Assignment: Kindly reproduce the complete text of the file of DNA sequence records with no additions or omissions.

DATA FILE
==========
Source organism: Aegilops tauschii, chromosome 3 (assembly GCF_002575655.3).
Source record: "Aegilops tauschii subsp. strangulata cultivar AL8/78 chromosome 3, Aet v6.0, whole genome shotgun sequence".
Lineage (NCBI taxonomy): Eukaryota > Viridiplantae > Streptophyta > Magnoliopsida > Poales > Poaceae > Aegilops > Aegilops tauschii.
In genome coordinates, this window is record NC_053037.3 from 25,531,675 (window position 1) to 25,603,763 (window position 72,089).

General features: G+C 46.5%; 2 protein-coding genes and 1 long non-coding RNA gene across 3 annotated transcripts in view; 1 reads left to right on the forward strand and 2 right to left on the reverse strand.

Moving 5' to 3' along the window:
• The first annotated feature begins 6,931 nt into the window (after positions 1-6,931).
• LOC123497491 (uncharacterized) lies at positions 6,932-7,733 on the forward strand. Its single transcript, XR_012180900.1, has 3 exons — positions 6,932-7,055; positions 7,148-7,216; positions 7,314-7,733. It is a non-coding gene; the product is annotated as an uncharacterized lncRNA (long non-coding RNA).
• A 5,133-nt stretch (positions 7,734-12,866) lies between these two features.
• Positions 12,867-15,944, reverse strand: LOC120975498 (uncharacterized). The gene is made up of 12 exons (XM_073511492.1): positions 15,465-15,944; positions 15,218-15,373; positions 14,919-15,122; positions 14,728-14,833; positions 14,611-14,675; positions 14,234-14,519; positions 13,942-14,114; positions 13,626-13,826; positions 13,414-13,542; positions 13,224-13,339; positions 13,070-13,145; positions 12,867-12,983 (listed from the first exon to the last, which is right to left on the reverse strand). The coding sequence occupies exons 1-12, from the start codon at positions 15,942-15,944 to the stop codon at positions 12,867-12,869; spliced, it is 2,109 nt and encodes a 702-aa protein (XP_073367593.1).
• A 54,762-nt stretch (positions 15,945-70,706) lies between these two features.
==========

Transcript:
Source organism: Aegilops tauschii, chromosome 3 (assembly GCF_002575655.3).
Source record: "Aegilops tauschii subsp. strangulata cultivar AL8/78 chromosome 3, Aet v6.0, whole genome shotgun sequence".
Lineage (NCBI taxonomy): Eukaryota > Viridiplantae > Streptophyta > Magnoliopsida > Poales > Poaceae > Aegilops > Aegilops tauschii.
In genome coordinates, this window is record NC_053037.3 from 25,531,675 (window position 1) to 25,603,763 (window position 72,089).

General features: G+C 46.5%; 2 protein-coding genes and 1 long non-coding RNA gene across 3 annotated transcripts in view; 1 reads left to right on the forward strand and 2 right to left on the reverse strand.

Moving 5' to 3' along the window:
• The first annotated feature begins 6,931 nt into the window (after positions 1-6,931).
• LOC123497491 (uncharacterized) lies at positions 6,932-7,733 on the forward strand. Its single transcript, XR_012180900.1, has 3 exons — positions 6,932-7,055; positions 7,148-7,216; positions 7,314-7,733. It is a non-coding gene; the product is annotated as an uncharacterized lncRNA (long non-coding RNA).
• A 5,133-nt stretch (positions 7,734-12,866) lies between these two features.
• Positions 12,867-15,944, reverse strand: LOC120975498 (uncharacterized). The gene is made up of 12 exons (XM_073511492.1): positions 15,465-15,944; positions 15,218-15,373; positions 14,919-15,122; positions 14,728-14,833; positions 14,611-14,675; positions 14,234-14,519; positions 13,942-14,114; positions 13,626-13,826; positions 13,414-13,542; positions 13,224-13,339; positions 13,070-13,145; positions 12,867-12,983 (listed from the first exon to the last, which is right to left on the reverse strand). The coding sequence occupies exons 1-12, from the start codon at positions 15,942-15,944 to the stop codon at positions 12,867-12,869; spliced, it is 2,109 nt and encodes a 702-aa protein (XP_073367593.1).
• A 54,762-nt stretch (positions 15,945-70,706) lies between these two features.